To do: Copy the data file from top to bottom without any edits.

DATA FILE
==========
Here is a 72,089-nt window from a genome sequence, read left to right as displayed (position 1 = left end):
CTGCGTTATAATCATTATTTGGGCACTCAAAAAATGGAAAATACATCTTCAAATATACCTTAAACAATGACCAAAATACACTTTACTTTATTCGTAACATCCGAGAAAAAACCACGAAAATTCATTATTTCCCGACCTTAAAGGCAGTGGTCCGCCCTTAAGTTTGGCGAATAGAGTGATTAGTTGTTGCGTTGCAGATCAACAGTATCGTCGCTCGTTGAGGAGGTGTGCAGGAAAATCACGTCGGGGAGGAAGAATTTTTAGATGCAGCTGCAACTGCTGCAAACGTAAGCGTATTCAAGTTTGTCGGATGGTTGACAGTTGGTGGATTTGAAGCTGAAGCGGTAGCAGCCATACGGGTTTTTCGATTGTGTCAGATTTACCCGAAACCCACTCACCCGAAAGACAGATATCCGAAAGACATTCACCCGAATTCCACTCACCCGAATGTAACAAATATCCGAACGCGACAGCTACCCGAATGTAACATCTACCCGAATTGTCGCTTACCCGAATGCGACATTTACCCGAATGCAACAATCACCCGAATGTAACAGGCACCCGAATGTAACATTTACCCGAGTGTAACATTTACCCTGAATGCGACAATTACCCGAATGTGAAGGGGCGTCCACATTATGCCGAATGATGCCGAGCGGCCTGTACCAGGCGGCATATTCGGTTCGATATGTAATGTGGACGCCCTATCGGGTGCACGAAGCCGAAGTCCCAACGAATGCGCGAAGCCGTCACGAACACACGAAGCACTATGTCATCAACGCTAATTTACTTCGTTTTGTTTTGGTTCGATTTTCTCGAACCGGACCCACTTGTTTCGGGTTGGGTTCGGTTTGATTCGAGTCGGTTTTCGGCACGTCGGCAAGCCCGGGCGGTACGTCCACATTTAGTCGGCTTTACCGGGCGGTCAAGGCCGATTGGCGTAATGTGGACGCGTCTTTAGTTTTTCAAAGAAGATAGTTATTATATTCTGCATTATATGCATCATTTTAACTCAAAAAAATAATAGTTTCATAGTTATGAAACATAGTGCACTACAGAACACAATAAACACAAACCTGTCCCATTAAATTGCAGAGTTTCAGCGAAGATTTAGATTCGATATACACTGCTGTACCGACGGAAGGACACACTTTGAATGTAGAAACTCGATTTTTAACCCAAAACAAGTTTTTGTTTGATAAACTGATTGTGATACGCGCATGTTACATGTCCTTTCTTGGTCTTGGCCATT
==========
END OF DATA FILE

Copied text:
Here is a 72,089-nt window from a genome sequence, read left to right as displayed (position 1 = left end):
CTGCGTTATAATCATTATTTGGGCACTCAAAAAATGGAAAATACATCTTCAAATATACCTTAAACAATGACCAAAATACACTTTACTTTATTCGTAACATCCGAGAAAAAACCACGAAAATTCATTATTTCCCGACCTTAAAGGCAGTGGTCCGCCCTTAAGTTTGGCGAATAGAGTGATTAGTTGTTGCGTTGCAGATCAACAGTATCGTCGCTCGTTGAGGAGGTGTGCAGGAAAATCACGTCGGGGAGGAAGAATTTTTAGATGCAGCTGCAACTGCTGCAAACGTAAGCGTATTCAAGTTTGTCGGATGGTTGACAGTTGGTGGATTTGAAGCTGAAGCGGTAGCAGCCATACGGGTTTTTCGATTGTGTCAGATTTACCCGAAACCCACTCACCCGAAAGACAGATATCCGAAAGACATTCACCCGAATTCCACTCACCCGAATGTAACAAATATCCGAACGCGACAGCTACCCGAATGTAACATCTACCCGAATTGTCGCTTACCCGAATGCGACATTTACCCGAATGCAACAATCACCCGAATGTAACAGGCACCCGAATGTAACATTTACCCGAGTGTAACATTTACCCTGAATGCGACAATTACCCGAATGTGAAGGGGCGTCCACATTATGCCGAATGATGCCGAGCGGCCTGTACCAGGCGGCATATTCGGTTCGATATGTAATGTGGACGCCCTATCGGGTGCACGAAGCCGAAGTCCCAACGAATGCGCGAAGCCGTCACGAACACACGAAGCACTATGTCATCAACGCTAATTTACTTCGTTTTGTTTTGGTTCGATTTTCTCGAACCGGACCCACTTGTTTCGGGTTGGGTTCGGTTTGATTCGAGTCGGTTTTCGGCACGTCGGCAAGCCCGGGCGGTACGTCCACATTTAGTCGGCTTTACCGGGCGGTCAAGGCCGATTGGCGTAATGTGGACGCGTCTTTAGTTTTTCAAAGAAGATAGTTATTATATTCTGCATTATATGCATCATTTTAACTCAAAAAAATAATAGTTTCATAGTTATGAAACATAGTGCACTACAGAACACAATAAACACAAACCTGTCCCATTAAATTGCAGAGTTTCAGCGAAGATTTAGATTCGATATACACTGCTGTACCGACGGAAGGACACACTTTGAATGTAGAAACTCGATTTTTAACCCAAAACAAGTTTTTGTTTGATAAACTGATTGTGATACGCGCATGTTACATGTCCTTTCTTGGTCTTGGCCATT